viewers appreciate the work that went into making this video.
    de L.

  2. Randy Warren says:

    I had a grandmother and a great aunt who rolled cigars during the great
    depression in Key West Fla. It kept food on the table, clothes on their
    backs, and a roof over their heads. A great video, and what a diverse group
    of interesting characters.

  3. Sam Smith says:

    I’m certainly no fan of Communism OR Barack H. Obama for that matter but I
    must applaud Obama for attempting to end the embargo. That’s the only way.
    Isolating Cuba and imposing harsh sanctions hasn’t done jack squat in the
    50+ years of embargo. All its done is hurt the Cuban people. The Castro
    clan are still in power, but there is always a will for change and I feel
    it in the air. A nice injection of Capitalism just might be cure for
    Communism. We have to try something different. Oh and thank god for Cuban
    Cigars!

  4. Rick Haggett says:

    Great educational video. Nothing like smoking a Cuban while watching it.
    Those folks work hard in tough weather conditions to bring us one of the
    pleasures of life, a fine Cigar. Time to go back to Cuba. 

  5. SRIKANTH SRIDHARAN says:

    I am a non smoker. However, I love this country, unpolluted towns, nature’s
    beauty, greenish tobacco plantations, people’s hard work and their perfect
    craftsmanship and work skills and also the nice song with melodious music.

  6. john smith says:

    I would smoke one a day but Australian government has other ideas for us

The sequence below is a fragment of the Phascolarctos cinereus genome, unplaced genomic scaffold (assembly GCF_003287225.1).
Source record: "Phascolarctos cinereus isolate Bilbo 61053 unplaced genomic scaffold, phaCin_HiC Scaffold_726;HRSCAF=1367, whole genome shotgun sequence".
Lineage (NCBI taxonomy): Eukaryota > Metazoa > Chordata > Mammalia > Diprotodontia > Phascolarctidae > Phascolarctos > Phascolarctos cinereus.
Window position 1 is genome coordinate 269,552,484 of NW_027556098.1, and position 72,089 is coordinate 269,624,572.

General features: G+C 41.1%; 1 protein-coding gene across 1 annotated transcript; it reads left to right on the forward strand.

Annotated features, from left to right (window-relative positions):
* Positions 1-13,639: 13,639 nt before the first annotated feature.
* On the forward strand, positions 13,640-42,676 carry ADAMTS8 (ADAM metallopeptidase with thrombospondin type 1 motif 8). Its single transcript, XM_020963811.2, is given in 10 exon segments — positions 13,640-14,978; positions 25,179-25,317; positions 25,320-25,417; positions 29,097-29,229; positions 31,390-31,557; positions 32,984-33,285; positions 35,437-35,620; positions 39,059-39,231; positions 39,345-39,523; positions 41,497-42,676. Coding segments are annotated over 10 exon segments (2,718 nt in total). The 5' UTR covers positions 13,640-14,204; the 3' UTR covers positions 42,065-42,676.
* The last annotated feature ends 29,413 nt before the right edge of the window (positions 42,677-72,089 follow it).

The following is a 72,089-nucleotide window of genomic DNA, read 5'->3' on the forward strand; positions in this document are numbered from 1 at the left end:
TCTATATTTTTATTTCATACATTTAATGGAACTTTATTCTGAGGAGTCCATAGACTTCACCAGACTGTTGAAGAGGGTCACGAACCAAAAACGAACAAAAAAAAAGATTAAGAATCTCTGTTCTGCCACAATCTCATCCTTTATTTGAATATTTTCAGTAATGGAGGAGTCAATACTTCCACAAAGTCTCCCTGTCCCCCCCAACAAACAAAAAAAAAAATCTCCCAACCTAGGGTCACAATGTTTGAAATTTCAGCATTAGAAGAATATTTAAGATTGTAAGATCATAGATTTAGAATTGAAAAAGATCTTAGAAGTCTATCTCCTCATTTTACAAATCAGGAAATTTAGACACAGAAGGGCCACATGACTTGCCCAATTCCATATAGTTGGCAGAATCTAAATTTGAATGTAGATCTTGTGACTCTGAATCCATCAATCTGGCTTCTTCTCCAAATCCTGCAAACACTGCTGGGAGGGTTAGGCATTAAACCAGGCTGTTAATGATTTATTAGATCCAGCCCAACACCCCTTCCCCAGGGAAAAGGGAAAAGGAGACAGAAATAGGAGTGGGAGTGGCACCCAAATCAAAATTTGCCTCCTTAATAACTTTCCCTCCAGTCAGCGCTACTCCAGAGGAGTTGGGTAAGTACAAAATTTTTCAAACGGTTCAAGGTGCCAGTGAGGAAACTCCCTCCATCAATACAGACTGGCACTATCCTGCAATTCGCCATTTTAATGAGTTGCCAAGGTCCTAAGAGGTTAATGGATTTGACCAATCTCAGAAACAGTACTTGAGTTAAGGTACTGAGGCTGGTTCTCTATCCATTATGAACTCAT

cigar lovers.
    Partagas are now 40 bucks each !!!
    These besuited arseholes tax small luxuries to death.

  7. hook7872 says:

    What an excellent documentary! Thank you for this video. Very informative.
    Every time I smoke a cigar I will have a greater appreciation for the love,
    culture, and heritage placed behind every great cigar. Cuba has a wonderful
    culture in which I hope to someday visit.

  8. DR M Luckie says:

    Very insightful gave me knowledge I didn’t know. Also makes me appreciate
    my cigar experiences more ,

  9. Erwin Fernandez says:

    I was born n’ raised in Vinales, I arrived to USA on 2/20/2013 n’ today,
    12/31/13, there’s no better thing to do that watch this video all over
    again, thk u sooooo much, toda y cada una de las vistas me traen recuerdos
    inolvidables…., only a word can describe this, AWESOME!!!!

  10. ricoton57 says:

    El próximo diciembre llego por ahí, si el opulento así lo quiere, ese es el
    paraíso terrenal que nos ha brindado el Pulentooooo.

  11. Roly Haley says:

    First of all Vinales is not the the center of the Cigar Industry in Pinar
    del Rio but San Luis and San Juan y Martinez and second there are NOT 36
    kms from Vinales to Palenque de los Cimarrones, I think there are less than
    10 kms, but anyway it is a great video, thank you so much to have uploaded
    it, that is the place where i spend a lot of time and had so many
    adventures in my life. Thank you so much…

  12. Roly Haley says:

    Oye se te debe haber asado el culo con el viaje tan largo porque mira que a
    esas guaguas rusas se le calentaba el motor, no joda

  13. malanga13 says:

    Que video tan lindo! Recuerdo cuando fui al valle cuando era nino en una
    excursion de la escuela desde Guines y fue una verdadera aventura para mi,
    en una guagua rusa y yo sentado al lado del chofer encima del motor :).

  14. Cari Gonzalez says:

    Yo acabo de regresar de pinar del rio/viñales hace 2 semanas y estoy loca
    por regresar. Que video mas lindo!!!!!! Al menos puedo ver lo que vi por
    ahora hasta que vuelva… soy americana pero guajira de corazon ya q mi
    papa era de las minas de matahambre. Un beso!!!!! Viva cuba!!!!!!!